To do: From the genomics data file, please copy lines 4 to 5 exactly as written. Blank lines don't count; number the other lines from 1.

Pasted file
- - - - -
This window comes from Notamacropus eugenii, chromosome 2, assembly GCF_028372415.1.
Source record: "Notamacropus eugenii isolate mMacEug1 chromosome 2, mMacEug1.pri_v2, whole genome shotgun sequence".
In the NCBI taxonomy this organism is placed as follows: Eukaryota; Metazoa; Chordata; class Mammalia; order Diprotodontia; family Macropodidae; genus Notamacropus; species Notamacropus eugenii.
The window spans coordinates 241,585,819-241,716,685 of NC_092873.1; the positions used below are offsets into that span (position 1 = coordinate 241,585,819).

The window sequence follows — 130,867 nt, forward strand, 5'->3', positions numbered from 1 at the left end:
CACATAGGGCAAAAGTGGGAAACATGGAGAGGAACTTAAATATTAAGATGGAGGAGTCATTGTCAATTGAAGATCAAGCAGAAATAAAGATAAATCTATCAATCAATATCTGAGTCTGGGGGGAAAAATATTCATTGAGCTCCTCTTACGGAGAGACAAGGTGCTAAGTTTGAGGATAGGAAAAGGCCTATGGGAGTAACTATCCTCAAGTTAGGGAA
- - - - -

The window spans coordinates 241,585,819-241,716,685 of NC_092873.1; the positions used below are offsets into that span (position 1 = coordinate 241,585,819).

The window sequence follows — 130,867 nt, forward strand, 5'->3', positions numbered from 1 at the left end: